The city of Watsonville south of San Francisco formally apologized for the anti-Filipino Race Riots of 1930.
The Inquirer reports the Watsonville City Council passed a resolution Tuesday expressing regret for the death of a Filipino man and several days of rioting by White agitators.
The violence lasted 5 days with Filipino American workers being beaten on city streets after being accused of taking jobs and women from Whites.
22-year-old Fermin Tobera died after being shot.
“[They] came here in the 1920s and ‘30s to work the land … they were brought here as cheap labor,” said Filipino American Roy Recio to Good Times SC. “They did the jobs that no one else wanted to do … 10 hours a day, hauling irrigation pipes, picking strawberries, making people rich. They sacrificed, they struggled and persevered to bring us here today.”
Recio is working with the Tobera Project to chronicle Filipino American history.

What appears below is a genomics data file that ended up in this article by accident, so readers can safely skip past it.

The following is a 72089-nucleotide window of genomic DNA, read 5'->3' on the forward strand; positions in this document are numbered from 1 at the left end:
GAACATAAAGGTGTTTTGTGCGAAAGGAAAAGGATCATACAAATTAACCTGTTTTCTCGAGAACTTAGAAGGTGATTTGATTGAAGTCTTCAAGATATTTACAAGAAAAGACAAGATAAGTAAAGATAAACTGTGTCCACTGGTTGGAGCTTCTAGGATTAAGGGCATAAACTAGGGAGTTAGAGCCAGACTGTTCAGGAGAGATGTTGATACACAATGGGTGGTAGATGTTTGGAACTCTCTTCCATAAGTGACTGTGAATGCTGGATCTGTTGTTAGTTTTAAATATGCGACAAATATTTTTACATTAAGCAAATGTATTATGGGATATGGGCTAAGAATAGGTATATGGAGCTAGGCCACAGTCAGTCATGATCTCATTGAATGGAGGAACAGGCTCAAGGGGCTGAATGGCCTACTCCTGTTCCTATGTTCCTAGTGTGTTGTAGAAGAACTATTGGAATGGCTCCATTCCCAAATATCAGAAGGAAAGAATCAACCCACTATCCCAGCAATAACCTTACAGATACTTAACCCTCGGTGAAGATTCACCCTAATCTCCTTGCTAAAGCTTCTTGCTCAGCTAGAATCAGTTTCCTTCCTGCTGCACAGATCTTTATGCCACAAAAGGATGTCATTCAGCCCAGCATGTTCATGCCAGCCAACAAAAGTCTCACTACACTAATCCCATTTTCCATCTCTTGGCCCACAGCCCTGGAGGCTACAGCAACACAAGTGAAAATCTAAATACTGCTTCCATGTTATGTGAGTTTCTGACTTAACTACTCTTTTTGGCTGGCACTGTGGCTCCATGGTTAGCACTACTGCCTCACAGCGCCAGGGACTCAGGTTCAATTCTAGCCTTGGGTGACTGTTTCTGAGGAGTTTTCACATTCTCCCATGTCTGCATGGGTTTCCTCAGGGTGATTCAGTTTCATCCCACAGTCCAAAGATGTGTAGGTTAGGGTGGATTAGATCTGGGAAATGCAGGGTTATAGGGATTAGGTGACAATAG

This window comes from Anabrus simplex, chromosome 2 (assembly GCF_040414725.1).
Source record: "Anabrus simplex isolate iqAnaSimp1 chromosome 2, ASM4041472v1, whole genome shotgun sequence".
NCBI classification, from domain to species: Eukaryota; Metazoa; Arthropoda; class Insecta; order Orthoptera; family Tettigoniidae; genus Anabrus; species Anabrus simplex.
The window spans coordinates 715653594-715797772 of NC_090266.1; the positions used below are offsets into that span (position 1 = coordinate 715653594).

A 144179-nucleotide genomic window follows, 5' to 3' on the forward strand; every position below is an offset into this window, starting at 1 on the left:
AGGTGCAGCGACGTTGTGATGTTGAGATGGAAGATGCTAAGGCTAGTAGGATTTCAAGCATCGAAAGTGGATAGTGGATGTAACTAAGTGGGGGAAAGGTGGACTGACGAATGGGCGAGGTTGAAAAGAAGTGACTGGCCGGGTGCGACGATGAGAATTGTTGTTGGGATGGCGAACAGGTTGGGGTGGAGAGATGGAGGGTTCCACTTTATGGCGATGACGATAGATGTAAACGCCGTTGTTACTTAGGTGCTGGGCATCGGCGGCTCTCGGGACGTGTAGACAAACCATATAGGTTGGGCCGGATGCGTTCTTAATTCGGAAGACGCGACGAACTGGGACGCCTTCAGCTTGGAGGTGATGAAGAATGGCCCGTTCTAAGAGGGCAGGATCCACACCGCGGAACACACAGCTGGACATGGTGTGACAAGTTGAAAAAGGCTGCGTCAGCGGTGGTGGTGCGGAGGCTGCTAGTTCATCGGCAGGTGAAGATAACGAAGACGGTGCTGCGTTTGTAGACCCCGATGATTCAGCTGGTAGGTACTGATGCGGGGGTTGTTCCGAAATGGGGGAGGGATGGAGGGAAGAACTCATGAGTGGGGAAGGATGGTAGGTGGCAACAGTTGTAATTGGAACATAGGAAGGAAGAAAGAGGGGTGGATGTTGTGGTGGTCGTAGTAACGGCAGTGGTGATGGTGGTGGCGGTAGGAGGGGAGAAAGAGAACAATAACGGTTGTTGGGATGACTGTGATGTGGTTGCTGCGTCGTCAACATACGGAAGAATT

Mayor Rebecca J. Garcia introduced the resolution with the support of California Assemblyman Rob Bonta, the first Filipino American in the state legislature.
“I appreciate your willingness to issue this apology,” Bonta said, according to the Panjoronian. “It’s deeply meaningful. It expresses an intention of inclusion and forward-thinking. It’s never the wrong time to do the right thing.”
The Watsonville City Library is currently exhibiting Watsonville Is in the Heart, a project inspired by America Is In the Heart, a classic novel from Filipino American author Carlos Bulosan.
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